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The Patience of Soup in Yunnan

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Both of these teas were made by Mr. Tang Shuang Jiang. 

Mr. Tang cupping sheng puer in Xi Gui

I love the food in China (a geographical distinction from Chinese food in America). I love the seemingly infinite variety of plates that march endlessly towards your table that you communally pick from, the generous use of chili peppers, and the comfort of three constant companions; tea, rice, and some kind of savory, brothy soup. Making that broth takes time and patience rarely found in American kitchens.

Mr. Soup taking a picture of the soup from Mr. Zhao

Driving in Southern Yunnan also requires time and patience. Since most of the land there is vertical it’s best to be on good terms with those in the car with you. We have been buying tea from Mr. Tang Shuang Jiang for the last two years, but on this trip he was “The Driver.” He is a long-time friend of my friend and travel companion on this trip, Daniel Hong, who said of him “even get lost will not panic” (I had no choice but to be convinced). It would be the first time I’d spent more than a couple hours with Mr. Tang and now we were going to be cooped up together for 10 days. Daniel refers to him by his nickname, “Mr. Soup.”

Daniel and Mr. Soup drinking tea at Mr. Zhao’s home

A good driver is always valuable, especially when driving in Xishuangbanna where sometimes the road is only there in spirit. And that spirit is alive with pigs, chickens, slow lumbering trucks of prior eras, cows and their owner on foot, scooters with too many people on them, and us. Driving there requires ever-present awareness since it is mostly scenic and uneventful until it becomes scenic and eventful. This was particularly true when I wasn’t always sure where we were going, and I wasn’t sure they knew where we were going either. True to Daniel’s word, Mr. Tang did not panic.

A view from the side of the road in Jing Mai

These long car rides gave me the chance to question Mr. Tang “Socratic-method” style on tea making. Instead of just accepting the direct answer, I had time to ask the naive question “why?” To understate it, the body of information on tea-making printed in English is limiting. He was able to walk me through the thought process on why he chose the specific tea fields, the particular cultivar, and processing decisions along the way to the finished product (and even when a product is ideally considered “finished”).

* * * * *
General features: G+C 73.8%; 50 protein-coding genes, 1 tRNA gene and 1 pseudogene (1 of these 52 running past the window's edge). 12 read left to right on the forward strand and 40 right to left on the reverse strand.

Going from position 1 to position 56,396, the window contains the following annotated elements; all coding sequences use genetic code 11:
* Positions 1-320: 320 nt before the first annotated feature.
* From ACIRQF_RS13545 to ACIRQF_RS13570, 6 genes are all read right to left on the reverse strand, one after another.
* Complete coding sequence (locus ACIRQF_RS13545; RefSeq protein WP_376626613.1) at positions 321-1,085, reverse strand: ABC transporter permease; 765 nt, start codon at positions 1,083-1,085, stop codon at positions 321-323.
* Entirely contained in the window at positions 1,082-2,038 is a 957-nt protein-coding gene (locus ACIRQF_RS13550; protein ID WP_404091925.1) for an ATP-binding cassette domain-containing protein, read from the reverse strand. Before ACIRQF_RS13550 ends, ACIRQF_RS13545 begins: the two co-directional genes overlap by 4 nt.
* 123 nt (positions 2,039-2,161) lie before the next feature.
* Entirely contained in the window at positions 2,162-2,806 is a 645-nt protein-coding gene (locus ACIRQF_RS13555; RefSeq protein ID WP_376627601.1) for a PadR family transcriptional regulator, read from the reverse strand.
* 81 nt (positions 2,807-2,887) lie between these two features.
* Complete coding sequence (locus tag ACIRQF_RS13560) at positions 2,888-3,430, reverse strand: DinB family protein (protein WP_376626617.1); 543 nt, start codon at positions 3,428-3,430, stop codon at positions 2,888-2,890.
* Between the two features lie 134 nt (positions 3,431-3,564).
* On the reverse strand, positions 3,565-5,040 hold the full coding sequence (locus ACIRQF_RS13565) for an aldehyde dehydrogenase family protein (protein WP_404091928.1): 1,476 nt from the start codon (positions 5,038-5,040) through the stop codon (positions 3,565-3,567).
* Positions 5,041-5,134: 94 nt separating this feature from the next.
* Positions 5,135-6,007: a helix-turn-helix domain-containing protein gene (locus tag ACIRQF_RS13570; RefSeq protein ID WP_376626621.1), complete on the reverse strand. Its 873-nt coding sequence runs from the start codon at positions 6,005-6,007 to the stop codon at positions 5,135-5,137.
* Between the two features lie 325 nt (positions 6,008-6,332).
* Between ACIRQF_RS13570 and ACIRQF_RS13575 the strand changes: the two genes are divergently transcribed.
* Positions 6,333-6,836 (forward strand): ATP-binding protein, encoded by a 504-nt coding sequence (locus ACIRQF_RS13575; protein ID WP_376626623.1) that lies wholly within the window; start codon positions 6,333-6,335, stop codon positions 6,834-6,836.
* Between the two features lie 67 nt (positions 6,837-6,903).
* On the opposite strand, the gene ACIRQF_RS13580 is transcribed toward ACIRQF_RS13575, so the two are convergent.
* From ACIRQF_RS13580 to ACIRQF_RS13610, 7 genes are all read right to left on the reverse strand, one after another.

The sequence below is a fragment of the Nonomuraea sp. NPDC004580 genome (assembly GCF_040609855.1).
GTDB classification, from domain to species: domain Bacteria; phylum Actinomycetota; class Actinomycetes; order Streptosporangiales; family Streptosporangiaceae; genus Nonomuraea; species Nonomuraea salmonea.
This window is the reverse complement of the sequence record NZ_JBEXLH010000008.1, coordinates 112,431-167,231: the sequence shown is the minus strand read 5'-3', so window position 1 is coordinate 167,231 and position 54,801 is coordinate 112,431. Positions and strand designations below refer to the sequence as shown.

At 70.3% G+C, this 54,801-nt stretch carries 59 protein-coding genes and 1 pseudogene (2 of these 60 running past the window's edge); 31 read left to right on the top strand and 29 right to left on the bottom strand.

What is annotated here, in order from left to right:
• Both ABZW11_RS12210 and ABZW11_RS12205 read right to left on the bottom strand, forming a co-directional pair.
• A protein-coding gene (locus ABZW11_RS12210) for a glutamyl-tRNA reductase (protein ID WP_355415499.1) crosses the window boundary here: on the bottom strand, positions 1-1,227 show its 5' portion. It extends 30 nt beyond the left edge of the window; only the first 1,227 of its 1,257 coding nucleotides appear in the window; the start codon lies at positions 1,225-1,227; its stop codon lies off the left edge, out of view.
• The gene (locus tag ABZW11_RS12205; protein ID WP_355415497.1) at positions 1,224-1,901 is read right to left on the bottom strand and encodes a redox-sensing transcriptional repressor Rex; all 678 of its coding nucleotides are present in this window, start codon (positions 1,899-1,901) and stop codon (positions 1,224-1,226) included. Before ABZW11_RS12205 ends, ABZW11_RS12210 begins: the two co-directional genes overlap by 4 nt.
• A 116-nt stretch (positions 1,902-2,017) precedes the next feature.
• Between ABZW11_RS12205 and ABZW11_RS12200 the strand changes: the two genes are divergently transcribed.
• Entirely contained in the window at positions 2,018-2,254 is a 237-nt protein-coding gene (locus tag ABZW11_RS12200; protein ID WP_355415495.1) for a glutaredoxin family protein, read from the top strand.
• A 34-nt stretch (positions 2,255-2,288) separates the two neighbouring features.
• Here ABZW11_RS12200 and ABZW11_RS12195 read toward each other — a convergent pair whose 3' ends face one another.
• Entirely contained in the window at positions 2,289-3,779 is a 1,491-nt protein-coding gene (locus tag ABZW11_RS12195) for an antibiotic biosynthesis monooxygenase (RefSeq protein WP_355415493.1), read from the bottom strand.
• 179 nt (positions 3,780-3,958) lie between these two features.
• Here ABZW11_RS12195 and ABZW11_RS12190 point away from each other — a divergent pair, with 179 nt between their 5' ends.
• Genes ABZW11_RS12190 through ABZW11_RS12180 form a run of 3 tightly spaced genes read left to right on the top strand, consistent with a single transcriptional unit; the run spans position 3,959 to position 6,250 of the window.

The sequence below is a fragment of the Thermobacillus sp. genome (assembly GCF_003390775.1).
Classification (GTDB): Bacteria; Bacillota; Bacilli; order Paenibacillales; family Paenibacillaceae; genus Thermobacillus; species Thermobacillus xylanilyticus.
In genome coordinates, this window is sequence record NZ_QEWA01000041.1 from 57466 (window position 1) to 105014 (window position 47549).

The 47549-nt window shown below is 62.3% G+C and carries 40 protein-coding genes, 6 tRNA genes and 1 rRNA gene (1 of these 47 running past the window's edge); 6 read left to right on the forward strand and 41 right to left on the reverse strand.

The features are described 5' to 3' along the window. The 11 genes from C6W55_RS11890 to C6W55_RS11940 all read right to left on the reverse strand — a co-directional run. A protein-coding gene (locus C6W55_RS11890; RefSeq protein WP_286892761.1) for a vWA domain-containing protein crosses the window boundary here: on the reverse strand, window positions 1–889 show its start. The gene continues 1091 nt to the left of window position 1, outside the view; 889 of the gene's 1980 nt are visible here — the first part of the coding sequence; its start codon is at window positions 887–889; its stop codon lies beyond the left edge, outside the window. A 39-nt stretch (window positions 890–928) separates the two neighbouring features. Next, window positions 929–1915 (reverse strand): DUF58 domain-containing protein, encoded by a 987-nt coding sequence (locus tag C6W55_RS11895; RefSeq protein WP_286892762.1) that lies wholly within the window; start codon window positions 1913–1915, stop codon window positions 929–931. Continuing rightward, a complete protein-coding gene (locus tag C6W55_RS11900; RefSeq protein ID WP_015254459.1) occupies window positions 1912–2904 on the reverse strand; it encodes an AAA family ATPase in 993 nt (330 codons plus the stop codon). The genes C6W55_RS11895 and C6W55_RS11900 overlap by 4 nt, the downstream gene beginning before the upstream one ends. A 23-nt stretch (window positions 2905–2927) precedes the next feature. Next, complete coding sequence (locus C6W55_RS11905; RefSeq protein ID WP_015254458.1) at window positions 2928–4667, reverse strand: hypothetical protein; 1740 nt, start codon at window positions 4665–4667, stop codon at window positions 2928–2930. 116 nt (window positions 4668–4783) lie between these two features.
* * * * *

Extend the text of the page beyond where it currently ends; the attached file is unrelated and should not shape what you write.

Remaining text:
Check out Golden Buddha & Rock Oolong

Both of these teas were made by Mr. Tang Shuang Jiang.

Mr. Tang examining the tea of Mr. Du. This is what you spend most of your time doing.

Mr. Tang’s career in tea came by happenstance. His father sent him to the Fujian tea college after high school. It was free and they were poor. After graduating he got a job roasting oolong at a big tea company, but the politics of a large organization didn’t suit him and he soon quit and found work outside of tea.

Mr. Tang and his friend Mr. Liu Zhao Qian, Chief Tea Officer of Logan Tea Company

Fast-forward this story, and when asked why he stays with tea, he smiles and says “I don’t know other stuff better than tea.” On this trip we visited Mr. Liu Zhao Qian, Chief Tea Officer of “Logan Tea Company” in Puer city. Why? He was a classmate of Mr. Tang from tea school. We visited Ms. Chen and her husband in Kunming and drank puer collections in the back of ceramic flooring companies (yes, plural). Why? She was a classmate of Mr. Tang from tea school. Most importantly, how did Mr. Tang meet his wife, Ms. Lin Feng Ying? She was a classmate at tea school. Their two-year-old daughter will request a cup of Ti Kwan Yin by name, wait for the cup to cool, then pick it up and drink it.

Mr. Tang and Mr. Chen. We were drinking tea at a tea table in the middle of a ceramic flooring showroom.

In English we tend to talk about tea in myths and legends and not in terms of technique, economics, and daily life - which is actual and fascinating by itself. In the story behind his teas, Mr. Tang is the main character. No monks or monkeys were employed. Just Mr. Soup, time, and patience.

Mr. Soup and his new friend

-Michael Lannier, Operations Manager

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